Regardless of past experiences or insecurities, don’t get discouraged. Ageism is illegal and is increasingly frowned upon. Instead, maintain a good attitude throughout the job search and keep your head held high, regardless of obstacles you encounter.
5. Keep Your Resume Updated and be Intentional With Your Cover Letter
A resume or cover letter is the first thing a potential employer will see from you. Take the time to update your resume and be intentional with the cover letter. It could make or break a job opportunity.
Highlight your strengths, and don’t hesitate to show how they will benefit the company you’re applying to—the more relevant experience you can mention, the better. Your resume represents you on paper so make sure it’s something you’re proud of. When writing a cover letter, consider how your unique career story makes you suitable for the job and do your best to express an eagerness toward the work.
Connecting with other professionals at events in your area is a wonderful way to both find job opportunities and meet people doing similar work. You never know when a contact will meet someone looking for workers or need work done themselves.
Focus on building lasting relationships—particularly (if possible) with people more experienced than you. Additionally, networking is an effective way to learn what’s relevant in the field you’re trying to enter. Finally, it can help you build confidence as you continue to meet people and present yourself as a competent worker.
7. Don’t Give Up
No matter your age, finding work in the modern job market is no easy task. Remind yourself it’s a process, and your first interview most likely won’t be your last. There are many reasons why someone won’t get hired for a job.
Even if you feel self-conscious about your age or experience, do your best to portray confidence in yourself. Then, persist through any rejection and trust that the right job will come along for you, so long as you don’t stop looking for it.
8. Be Proactive
The best way for you to find a job is to be proactive while looking for one. A large part of successfully finding work has to do with your initiative. Don’t wait for someone to contact you.
Reach out to people who may have a possible opportunity for you and be adamant about following up. Don’t hesitate to pursue more than one opportunity at once and cast your net as wide as possible. If you go out there and search for what you want, you can eventually find it.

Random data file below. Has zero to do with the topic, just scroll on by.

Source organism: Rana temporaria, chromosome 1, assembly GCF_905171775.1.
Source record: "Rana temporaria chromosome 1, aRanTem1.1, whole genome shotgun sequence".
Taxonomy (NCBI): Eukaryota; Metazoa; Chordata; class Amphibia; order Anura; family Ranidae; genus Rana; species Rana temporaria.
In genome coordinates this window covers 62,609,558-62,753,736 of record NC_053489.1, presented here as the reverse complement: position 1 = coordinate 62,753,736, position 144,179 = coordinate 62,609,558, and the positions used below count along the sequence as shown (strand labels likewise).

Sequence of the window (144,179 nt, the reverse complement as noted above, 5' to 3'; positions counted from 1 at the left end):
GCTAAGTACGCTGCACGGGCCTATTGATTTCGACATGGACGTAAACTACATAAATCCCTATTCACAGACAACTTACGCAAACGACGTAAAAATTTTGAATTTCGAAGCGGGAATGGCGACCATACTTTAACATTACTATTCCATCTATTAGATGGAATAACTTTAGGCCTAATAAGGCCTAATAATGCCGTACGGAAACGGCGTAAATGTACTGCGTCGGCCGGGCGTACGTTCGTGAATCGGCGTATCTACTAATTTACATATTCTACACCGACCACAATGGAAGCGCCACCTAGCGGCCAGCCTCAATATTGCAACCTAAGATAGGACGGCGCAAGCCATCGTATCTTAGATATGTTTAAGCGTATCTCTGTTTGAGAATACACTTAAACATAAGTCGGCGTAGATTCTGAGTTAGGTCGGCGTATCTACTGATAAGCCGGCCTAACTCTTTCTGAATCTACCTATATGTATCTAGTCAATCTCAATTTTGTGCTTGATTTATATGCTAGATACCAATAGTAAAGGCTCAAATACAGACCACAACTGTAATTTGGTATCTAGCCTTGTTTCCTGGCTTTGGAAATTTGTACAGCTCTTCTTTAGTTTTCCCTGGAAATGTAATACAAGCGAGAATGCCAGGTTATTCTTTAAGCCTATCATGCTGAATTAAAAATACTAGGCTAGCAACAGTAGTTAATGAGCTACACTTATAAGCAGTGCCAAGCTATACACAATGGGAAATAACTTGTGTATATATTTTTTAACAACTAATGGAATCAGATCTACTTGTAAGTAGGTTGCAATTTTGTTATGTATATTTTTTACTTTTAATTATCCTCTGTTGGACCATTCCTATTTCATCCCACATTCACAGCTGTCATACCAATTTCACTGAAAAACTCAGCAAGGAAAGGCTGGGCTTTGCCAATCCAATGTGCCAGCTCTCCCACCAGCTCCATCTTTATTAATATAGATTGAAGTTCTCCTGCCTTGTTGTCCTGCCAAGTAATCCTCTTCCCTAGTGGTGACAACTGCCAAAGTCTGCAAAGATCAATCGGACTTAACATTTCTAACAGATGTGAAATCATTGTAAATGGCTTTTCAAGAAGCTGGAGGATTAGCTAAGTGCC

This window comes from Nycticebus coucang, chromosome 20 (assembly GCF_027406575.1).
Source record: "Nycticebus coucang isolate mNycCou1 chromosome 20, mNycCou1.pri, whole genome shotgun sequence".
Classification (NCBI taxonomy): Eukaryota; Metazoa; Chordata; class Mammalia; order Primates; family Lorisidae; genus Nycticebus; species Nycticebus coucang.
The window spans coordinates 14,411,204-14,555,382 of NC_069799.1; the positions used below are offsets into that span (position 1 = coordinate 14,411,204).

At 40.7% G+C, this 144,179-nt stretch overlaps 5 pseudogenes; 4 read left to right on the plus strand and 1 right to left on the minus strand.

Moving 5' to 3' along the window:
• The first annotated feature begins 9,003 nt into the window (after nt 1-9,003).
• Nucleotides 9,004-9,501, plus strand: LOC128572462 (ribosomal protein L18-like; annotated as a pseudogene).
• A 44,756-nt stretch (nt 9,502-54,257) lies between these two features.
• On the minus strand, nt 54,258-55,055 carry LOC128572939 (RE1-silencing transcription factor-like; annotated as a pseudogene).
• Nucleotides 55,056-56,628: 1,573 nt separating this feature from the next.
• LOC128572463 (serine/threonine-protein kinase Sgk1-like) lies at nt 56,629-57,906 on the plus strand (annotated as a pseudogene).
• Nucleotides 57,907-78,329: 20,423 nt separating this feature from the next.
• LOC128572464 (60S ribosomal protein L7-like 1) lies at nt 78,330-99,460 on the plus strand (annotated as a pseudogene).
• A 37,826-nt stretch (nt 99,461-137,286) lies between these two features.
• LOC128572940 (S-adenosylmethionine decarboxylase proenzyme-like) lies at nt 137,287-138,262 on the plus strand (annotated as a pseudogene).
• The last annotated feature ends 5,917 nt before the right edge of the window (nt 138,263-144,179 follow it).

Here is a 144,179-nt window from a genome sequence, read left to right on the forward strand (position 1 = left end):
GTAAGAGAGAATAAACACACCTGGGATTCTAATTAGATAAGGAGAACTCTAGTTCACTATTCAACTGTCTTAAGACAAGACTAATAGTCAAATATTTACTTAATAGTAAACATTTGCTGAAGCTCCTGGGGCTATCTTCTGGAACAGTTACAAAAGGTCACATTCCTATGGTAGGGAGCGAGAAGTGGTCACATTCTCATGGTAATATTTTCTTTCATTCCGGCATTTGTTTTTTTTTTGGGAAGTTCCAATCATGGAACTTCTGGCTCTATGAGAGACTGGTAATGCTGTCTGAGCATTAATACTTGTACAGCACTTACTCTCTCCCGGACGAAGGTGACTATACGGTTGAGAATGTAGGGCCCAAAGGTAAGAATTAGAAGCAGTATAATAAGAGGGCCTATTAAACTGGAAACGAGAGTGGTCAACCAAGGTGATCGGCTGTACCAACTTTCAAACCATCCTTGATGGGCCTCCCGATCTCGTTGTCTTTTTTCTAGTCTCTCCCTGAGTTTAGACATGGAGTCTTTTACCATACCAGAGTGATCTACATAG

9. Interview Prep
While it may feel silly, practice answering interview questions, which helps build confidence in articulating your strengths and goals. Going over common questions is an excellent place to start during a job search, especially if it’s been some time since your last interview.
Exploring potential questions can help you clarify where you may need more work and effort. Don’t hesitate to ask a friend to role-play an interview with you or answer questions looking in the mirror. The more prepared you can be, the better.
Take the Steps
Returning to the everyday work world during retirement is a challenging venture in the modern workplace. Though age discrimination may not always be easy to spot, it is a reality for most older people seeking employment. However, while it may feel like the odds are stacked against you, there are steps you can take and tools you can use to confront ageism-related obstacles.
The most important thing to remember is that you’re a competent and capable worker with a lot to offer. The way you see yourself influences how potential employers assess you. The more positivity and initiative you bring to the table, the better.
Continue to pursue your goals, regardless of what others think you are capable of. Forget about what anyone else thinks if you need to. You’re looking for work again to help improve yourself, not impress others. Trust your experience and capabilities; don’t be afraid to get out there. Your perfect job is waiting.
By John Boitnott
The Epoch Times Copyright © 2022 The views and opinions expressed are those of the authors. They are meant for general informational purposes only and should not be construed or interpreted as a recommendation or solicitation. The Epoch Times does not provide investment, tax, legal, financial planning, estate planning, or any other personal finance advice. The Epoch Times holds no liability for the accuracy or timeliness of the information provided.